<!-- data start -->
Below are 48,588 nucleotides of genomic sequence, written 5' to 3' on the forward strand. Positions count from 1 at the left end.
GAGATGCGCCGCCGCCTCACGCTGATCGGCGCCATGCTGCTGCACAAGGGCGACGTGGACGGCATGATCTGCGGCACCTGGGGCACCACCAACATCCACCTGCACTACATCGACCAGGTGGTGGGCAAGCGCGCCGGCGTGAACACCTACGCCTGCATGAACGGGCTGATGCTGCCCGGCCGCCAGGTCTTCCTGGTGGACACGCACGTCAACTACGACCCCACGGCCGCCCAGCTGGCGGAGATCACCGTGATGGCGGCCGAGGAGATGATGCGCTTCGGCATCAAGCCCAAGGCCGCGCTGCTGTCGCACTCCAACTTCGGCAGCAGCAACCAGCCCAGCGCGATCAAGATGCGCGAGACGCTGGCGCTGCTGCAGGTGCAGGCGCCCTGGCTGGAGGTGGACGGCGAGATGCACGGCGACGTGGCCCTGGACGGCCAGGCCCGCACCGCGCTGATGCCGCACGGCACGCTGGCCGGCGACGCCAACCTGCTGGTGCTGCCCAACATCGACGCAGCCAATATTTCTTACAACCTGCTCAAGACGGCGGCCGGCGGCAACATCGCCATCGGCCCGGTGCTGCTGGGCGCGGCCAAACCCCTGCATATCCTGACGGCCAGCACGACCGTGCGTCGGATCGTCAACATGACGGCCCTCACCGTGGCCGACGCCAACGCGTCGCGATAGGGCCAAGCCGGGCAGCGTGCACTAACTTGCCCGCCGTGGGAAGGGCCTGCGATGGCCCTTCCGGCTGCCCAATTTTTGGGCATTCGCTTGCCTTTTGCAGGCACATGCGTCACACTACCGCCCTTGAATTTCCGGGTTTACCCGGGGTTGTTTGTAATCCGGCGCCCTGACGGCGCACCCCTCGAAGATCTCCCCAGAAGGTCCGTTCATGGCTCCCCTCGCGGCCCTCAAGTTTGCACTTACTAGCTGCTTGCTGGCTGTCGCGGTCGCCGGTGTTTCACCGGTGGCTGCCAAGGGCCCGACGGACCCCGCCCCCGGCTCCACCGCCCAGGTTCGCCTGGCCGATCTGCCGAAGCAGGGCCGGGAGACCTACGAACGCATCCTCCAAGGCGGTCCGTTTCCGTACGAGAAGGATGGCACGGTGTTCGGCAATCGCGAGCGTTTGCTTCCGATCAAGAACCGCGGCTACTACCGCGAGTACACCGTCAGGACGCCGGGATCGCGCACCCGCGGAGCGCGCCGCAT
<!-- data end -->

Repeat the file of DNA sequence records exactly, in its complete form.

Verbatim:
Below are 48,588 nucleotides of genomic sequence, written 5' to 3' on the forward strand. Positions count from 1 at the left end.
GAGATGCGCCGCCGCCTCACGCTGATCGGCGCCATGCTGCTGCACAAGGGCGACGTGGACGGCATGATCTGCGGCACCTGGGGCACCACCAACATCCACCTGCACTACATCGACCAGGTGGTGGGCAAGCGCGCCGGCGTGAACACCTACGCCTGCATGAACGGGCTGATGCTGCCCGGCCGCCAGGTCTTCCTGGTGGACACGCACGTCAACTACGACCCCACGGCCGCCCAGCTGGCGGAGATCACCGTGATGGCGGCCGAGGAGATGATGCGCTTCGGCATCAAGCCCAAGGCCGCGCTGCTGTCGCACTCCAACTTCGGCAGCAGCAACCAGCCCAGCGCGATCAAGATGCGCGAGACGCTGGCGCTGCTGCAGGTGCAGGCGCCCTGGCTGGAGGTGGACGGCGAGATGCACGGCGACGTGGCCCTGGACGGCCAGGCCCGCACCGCGCTGATGCCGCACGGCACGCTGGCCGGCGACGCCAACCTGCTGGTGCTGCCCAACATCGACGCAGCCAATATTTCTTACAACCTGCTCAAGACGGCGGCCGGCGGCAACATCGCCATCGGCCCGGTGCTGCTGGGCGCGGCCAAACCCCTGCATATCCTGACGGCCAGCACGACCGTGCGTCGGATCGTCAACATGACGGCCCTCACCGTGGCCGACGCCAACGCGTCGCGATAGGGCCAAGCCGGGCAGCGTGCACTAACTTGCCCGCCGTGGGAAGGGCCTGCGATGGCCCTTCCGGCTGCCCAATTTTTGGGCATTCGCTTGCCTTTTGCAGGCACATGCGTCACACTACCGCCCTTGAATTTCCGGGTTTACCCGGGGTTGTTTGTAATCCGGCGCCCTGACGGCGCACCCCTCGAAGATCTCCCCAGAAGGTCCGTTCATGGCTCCCCTCGCGGCCCTCAAGTTTGCACTTACTAGCTGCTTGCTGGCTGTCGCGGTCGCCGGTGTTTCACCGGTGGCTGCCAAGGGCCCGACGGACCCCGCCCCCGGCTCCACCGCCCAGGTTCGCCTGGCCGATCTGCCGAAGCAGGGCCGGGAGACCTACGAACGCATCCTCCAAGGCGGTCCGTTTCCGTACGAGAAGGATGGCACGGTGTTCGGCAATCGCGAGCGTTTGCTTCCGATCAAGAACCGCGGCTACTACCGCGAGTACACCGTCAGGACGCCGGGATCGCGCACCCGCGGAGCGCGCCGCAT